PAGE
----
written by Justin Prince (@prince_justin)
It’s become a phenomenon in Japan and with the recent theatrical release stateside, Your Name. (yes, the period is part of the title) titled Kimi no na wa. ( 君の名は。) in Japan follow the lives of two high-schoolers, Mitsuha Miyamizu and Taki Tachibana, who find themselves in a freaky-friday-sorta-situation where they wake up in each other’s bodies.
Written and directed by Makoto Shinkain and based on his novel of the same name, it’s a tale as old as time as they say. While the premise isn’t the most original the execution is what left me intrigued from the first scene to the final. While the two initially believe they are both dreaming, it doesn’t take long for them to realize that this is actually happening and the two begin to enjoy their respective lives in eachother’s bodies. Taki is a city boy living in Tokyo while Mitsuha hails from Itomori, a small rural town.
Taki spends his days working part-time at an Italian restaurant, living a somewhat carefree life with his friends and seriously crushing on his senpai at work. Mitsuha juggles her duties as a shrine maiden while also being the daughter of the town’s mayor. Taki isn’t the most ambitious guy while Mitsuha craves the excitement of the big city. They both are missing something in their lives which unexpectedly gets filled when they begin switching. Mitsuha experiences the big city life while Taki has his world blown wide open living as Mitsuha, they both become very attached to eachother’s worlds.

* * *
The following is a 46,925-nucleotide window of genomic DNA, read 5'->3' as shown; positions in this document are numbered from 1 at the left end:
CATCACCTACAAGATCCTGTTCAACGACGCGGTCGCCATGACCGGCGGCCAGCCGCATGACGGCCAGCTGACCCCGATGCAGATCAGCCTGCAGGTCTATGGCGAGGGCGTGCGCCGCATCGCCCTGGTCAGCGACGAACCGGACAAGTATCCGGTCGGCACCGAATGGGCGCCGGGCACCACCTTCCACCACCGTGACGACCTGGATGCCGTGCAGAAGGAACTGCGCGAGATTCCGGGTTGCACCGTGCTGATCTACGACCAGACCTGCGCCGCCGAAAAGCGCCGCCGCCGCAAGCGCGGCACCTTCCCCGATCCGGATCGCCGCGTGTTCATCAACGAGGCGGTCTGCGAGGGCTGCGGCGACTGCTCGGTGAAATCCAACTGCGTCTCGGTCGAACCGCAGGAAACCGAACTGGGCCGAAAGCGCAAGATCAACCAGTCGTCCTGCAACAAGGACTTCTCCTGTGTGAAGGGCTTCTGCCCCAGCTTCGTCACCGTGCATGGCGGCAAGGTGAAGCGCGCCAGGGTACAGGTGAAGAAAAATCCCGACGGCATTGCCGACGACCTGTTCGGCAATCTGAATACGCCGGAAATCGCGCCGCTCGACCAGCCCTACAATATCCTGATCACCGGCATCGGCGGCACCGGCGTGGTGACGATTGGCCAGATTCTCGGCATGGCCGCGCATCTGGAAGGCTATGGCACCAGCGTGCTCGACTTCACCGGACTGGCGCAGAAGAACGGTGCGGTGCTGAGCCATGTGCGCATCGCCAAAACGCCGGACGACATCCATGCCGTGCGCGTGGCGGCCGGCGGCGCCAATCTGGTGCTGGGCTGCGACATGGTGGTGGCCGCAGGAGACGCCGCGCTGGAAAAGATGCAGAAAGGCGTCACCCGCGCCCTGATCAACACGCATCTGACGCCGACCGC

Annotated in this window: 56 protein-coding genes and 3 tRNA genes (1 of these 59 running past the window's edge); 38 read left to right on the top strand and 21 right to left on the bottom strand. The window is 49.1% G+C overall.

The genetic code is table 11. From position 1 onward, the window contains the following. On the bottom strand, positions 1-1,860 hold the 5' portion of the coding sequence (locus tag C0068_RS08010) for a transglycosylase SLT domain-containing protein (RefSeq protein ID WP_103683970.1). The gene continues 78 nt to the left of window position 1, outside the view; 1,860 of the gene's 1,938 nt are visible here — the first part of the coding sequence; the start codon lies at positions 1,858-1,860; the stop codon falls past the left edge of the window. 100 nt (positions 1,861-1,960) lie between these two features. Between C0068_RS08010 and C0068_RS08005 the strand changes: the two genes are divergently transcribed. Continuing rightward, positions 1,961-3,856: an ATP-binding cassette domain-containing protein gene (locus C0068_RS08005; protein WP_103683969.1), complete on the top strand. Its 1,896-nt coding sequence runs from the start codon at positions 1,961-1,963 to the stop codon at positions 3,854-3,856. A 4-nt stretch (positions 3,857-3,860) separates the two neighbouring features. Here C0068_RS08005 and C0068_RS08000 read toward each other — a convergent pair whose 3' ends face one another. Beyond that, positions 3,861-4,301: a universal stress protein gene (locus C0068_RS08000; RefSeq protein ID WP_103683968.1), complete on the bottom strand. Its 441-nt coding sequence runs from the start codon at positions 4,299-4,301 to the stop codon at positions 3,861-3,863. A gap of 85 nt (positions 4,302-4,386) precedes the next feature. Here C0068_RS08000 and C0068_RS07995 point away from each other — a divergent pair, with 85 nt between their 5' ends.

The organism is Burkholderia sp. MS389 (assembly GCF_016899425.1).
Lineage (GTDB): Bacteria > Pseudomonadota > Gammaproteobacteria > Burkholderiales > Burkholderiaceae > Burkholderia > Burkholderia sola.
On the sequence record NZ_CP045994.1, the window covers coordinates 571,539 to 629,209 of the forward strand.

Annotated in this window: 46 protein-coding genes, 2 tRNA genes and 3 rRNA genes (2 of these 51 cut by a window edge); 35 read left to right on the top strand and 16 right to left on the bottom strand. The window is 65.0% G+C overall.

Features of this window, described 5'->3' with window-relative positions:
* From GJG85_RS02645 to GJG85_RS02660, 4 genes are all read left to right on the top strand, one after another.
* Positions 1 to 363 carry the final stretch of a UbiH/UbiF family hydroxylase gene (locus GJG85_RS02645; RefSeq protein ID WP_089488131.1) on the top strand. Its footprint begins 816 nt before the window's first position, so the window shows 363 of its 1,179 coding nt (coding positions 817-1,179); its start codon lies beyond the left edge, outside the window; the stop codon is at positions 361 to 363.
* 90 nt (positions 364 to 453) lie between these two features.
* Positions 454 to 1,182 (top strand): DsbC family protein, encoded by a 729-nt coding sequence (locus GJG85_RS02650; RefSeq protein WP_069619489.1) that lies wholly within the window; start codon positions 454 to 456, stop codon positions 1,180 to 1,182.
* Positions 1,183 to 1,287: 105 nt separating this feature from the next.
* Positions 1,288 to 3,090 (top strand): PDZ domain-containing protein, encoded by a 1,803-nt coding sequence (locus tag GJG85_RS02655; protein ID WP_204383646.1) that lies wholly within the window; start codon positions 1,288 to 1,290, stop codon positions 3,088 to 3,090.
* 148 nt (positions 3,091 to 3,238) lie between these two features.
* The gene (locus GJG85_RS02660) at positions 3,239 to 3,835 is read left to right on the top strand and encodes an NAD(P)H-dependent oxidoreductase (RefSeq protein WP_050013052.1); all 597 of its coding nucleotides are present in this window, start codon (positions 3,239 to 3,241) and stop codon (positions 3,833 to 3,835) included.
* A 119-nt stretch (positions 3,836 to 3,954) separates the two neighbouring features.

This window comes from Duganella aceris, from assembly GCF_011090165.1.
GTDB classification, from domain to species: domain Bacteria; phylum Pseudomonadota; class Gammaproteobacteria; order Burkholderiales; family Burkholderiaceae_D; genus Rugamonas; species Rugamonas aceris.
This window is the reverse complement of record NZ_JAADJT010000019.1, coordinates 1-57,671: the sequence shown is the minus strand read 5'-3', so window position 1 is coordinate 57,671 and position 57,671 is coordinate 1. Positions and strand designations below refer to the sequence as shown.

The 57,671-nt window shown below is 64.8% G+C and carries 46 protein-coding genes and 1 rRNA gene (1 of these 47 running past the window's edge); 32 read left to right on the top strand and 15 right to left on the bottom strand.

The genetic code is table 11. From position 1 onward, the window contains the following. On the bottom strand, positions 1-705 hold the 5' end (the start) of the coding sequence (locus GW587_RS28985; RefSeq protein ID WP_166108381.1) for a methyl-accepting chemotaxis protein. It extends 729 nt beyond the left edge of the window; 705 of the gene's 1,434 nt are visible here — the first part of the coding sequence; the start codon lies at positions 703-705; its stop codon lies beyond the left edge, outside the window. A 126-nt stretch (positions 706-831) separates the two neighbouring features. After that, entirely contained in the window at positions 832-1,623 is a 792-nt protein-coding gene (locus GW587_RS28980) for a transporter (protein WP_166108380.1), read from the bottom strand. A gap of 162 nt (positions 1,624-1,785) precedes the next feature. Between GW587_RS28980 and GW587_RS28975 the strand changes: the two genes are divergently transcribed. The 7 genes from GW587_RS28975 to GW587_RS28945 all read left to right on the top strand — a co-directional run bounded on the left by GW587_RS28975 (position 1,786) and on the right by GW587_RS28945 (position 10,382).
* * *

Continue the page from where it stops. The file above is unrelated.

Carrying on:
As romance blossoms, the red string of fate trope plays a major role through the rest of the film. For those who don’t know the history behind it, it’s a popular myth in East Asian countries that surmise that the gods tie an invisible red chord connecting two people together as fated partners. Their love story is cute, despite being formulaic it does satisfy. I fell in love with both characters and genuinely cared about our two protagonists. When the big twist comes I gotta admit that I saw it a mile away, there were clues throughout the whole story and one thing I noticed about the cell phones is what solidified it for me.
Visually, this is hands down one of the most beautiful anime films I have seen. When it comes to artistic visuals and Japanese anime films, usually you think Hayao Miyazaki films… for me this was on Miyazaki levels of beauty. Your Name. was a treat for the senses, a gripping narrative with gorgeous visuals that will have you exploring a wide gamut of emotions. I laughed, I cried, I made that face that people make when something surprising happens.
This is a movie that you absolutely have to watch whether you’re a fan of anime or not. While some of the more obscure cultural references may be lost on some, it does manage to get the core story across. This is a very Japanese film and if you re familiar with the references you will gain much more from watching it than those not in the know. Still, it’s a great film and one that had my eyes leaking.